Bill Anderson, representing Edmonds Lutheran Church, located a block from Highway 99, said that the church is working with the Edmonds City Council, COMPASS Housing Alliance, and Lutheran Social Services to develop housing on the “east acre” of the property. Anderson asked citizens to talk to the mayor and the Edmonds City Council about rezoning the Aurora corridor for higher density, so the project can build 50 or 60 housing units, instead of the 20 or 30 units allowed by current zoning.
Another topic of discussion was finding funding for affordable housing and programs, and that with less federal funding, state and local governments and communities must carry more of the load. This will be a challenge for communities like Edmonds, but Elizabeth Kohl observed that the city and its residents are “going to pay for it one way or another.”
“If people don’t have housing they are more likely to commit crime,” she said. “You are going to pay police officers and for jail time. They are also going to end up in hospitals a lot more often. Do you want to invest in criminal justice system and pay more for medical, or do you want to build housing to stabilize people so they aren’t creating those issues for you?”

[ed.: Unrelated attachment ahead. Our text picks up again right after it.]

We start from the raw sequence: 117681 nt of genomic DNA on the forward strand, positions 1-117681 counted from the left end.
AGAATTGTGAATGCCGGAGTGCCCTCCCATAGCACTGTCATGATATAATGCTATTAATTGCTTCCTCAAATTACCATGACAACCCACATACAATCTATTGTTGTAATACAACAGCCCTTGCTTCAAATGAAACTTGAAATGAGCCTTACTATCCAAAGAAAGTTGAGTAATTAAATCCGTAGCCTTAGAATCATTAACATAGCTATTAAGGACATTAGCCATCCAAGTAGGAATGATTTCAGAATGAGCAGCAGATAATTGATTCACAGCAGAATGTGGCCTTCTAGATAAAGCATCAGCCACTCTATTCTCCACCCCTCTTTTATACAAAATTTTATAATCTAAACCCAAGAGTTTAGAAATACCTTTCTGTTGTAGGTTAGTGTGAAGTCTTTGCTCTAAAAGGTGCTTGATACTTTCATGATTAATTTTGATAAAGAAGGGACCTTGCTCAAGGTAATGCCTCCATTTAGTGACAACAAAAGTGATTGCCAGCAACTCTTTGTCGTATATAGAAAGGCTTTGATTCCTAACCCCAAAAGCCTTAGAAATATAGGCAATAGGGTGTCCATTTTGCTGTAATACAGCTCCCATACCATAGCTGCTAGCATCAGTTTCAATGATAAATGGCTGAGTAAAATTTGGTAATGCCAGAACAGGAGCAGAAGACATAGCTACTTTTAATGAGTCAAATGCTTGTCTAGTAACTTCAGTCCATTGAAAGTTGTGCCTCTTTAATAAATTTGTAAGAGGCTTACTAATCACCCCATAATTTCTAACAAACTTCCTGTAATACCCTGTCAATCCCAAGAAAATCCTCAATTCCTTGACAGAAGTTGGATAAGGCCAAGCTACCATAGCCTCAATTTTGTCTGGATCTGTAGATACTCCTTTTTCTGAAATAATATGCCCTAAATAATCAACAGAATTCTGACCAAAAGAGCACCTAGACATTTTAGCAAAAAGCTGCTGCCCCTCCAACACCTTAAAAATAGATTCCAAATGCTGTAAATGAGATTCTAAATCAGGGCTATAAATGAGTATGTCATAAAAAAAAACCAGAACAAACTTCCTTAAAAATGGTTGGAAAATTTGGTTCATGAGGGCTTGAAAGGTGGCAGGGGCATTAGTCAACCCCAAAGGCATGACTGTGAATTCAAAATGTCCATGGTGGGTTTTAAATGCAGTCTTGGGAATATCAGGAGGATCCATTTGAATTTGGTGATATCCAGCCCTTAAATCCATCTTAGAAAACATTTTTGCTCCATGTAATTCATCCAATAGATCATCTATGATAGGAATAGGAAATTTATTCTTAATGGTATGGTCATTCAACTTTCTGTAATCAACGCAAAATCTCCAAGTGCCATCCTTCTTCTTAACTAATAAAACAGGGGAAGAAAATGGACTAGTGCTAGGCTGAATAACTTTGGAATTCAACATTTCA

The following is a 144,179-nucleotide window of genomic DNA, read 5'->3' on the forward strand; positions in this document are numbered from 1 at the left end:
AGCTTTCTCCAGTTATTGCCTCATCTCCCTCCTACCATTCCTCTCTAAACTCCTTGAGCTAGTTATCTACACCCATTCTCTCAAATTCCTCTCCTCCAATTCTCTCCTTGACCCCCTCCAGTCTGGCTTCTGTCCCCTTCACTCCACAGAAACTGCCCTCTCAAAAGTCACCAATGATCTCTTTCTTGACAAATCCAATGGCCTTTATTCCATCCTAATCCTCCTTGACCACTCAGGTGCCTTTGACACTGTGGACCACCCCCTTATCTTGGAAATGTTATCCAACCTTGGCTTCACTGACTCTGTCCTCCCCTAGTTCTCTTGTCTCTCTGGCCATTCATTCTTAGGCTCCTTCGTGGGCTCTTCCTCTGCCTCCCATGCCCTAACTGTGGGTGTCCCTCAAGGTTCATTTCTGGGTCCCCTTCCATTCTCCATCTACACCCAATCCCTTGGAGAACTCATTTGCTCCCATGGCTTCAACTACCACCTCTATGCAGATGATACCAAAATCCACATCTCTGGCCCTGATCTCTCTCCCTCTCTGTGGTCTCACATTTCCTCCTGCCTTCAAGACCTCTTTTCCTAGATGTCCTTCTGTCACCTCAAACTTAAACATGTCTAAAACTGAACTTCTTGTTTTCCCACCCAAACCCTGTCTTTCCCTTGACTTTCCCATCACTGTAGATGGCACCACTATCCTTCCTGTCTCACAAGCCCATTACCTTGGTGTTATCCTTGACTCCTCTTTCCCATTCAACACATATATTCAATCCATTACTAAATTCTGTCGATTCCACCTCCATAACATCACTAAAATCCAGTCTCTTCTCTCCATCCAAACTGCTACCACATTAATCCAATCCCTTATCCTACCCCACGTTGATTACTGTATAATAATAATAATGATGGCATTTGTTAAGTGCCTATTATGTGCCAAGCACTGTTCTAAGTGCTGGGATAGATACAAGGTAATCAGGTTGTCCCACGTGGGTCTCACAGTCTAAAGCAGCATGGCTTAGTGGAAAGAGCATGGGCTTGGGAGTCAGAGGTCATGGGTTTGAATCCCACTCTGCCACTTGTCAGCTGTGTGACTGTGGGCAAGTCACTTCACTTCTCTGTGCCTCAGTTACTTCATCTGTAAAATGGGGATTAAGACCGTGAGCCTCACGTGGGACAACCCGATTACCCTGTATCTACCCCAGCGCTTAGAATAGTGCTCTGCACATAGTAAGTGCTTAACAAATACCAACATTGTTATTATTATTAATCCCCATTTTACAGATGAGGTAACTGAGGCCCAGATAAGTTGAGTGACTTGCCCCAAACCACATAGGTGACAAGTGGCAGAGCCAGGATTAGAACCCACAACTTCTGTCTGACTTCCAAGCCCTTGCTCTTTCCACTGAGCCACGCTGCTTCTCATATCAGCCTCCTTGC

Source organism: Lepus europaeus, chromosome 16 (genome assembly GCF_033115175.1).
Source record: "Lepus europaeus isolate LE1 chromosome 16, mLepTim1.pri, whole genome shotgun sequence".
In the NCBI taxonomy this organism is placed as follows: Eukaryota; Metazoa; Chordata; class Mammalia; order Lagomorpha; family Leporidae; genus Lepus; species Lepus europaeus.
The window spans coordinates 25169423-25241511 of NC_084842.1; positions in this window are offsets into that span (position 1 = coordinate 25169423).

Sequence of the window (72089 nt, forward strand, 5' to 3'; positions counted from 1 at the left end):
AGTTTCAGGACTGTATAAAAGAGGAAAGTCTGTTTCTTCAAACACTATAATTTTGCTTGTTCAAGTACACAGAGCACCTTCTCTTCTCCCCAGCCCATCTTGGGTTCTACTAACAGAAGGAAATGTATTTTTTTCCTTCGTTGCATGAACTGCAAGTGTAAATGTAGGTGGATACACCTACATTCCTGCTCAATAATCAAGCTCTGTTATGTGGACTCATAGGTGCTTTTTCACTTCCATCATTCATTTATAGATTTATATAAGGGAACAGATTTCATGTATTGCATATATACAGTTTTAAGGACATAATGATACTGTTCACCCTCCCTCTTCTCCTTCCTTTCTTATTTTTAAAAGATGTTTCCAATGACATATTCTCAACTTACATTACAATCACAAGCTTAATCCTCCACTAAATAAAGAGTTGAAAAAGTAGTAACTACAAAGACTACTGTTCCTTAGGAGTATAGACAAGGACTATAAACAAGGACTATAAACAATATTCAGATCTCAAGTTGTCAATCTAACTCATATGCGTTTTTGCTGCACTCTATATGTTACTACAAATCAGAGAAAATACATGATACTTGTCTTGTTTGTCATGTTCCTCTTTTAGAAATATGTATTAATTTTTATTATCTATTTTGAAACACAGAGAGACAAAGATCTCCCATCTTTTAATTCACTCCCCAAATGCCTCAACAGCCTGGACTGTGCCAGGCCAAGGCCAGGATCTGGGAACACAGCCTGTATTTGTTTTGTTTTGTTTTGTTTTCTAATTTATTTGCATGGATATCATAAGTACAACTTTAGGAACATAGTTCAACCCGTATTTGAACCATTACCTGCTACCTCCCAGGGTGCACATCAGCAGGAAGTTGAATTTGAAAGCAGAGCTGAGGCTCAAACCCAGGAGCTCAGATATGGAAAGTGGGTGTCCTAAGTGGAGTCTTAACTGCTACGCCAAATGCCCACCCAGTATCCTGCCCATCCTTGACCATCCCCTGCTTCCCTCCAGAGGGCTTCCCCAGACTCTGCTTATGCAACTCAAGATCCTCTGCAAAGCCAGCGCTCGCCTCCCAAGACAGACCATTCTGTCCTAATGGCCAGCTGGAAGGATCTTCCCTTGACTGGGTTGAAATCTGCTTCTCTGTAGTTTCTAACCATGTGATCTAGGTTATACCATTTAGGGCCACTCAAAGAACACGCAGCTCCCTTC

Chris Collier closed the evening with a final thought about the issue of housing affordability and the people who are affected by unaffordable homes and become homeless. “This is us,” Collier said. “This is not the other. This is not someone from somewhere else. This is someone who grew up in our community and became homeless in our community because our community is no longer livable.”
Explaining that he wasn’t speaking just of Edmonds, but the entire West Coast, Collier asked the audience to remember that “this is our problem — it’s not someone else’s problem, and it’s up to us to do something about it and to consider how much we want to do about it.”
More information about the Edmonds Housing Instability Coalition can be found on their Facebook page.
— Story and photos by Michael McAuliffe
Michael McAuliffe can be reached at www.mtmcauliffe.com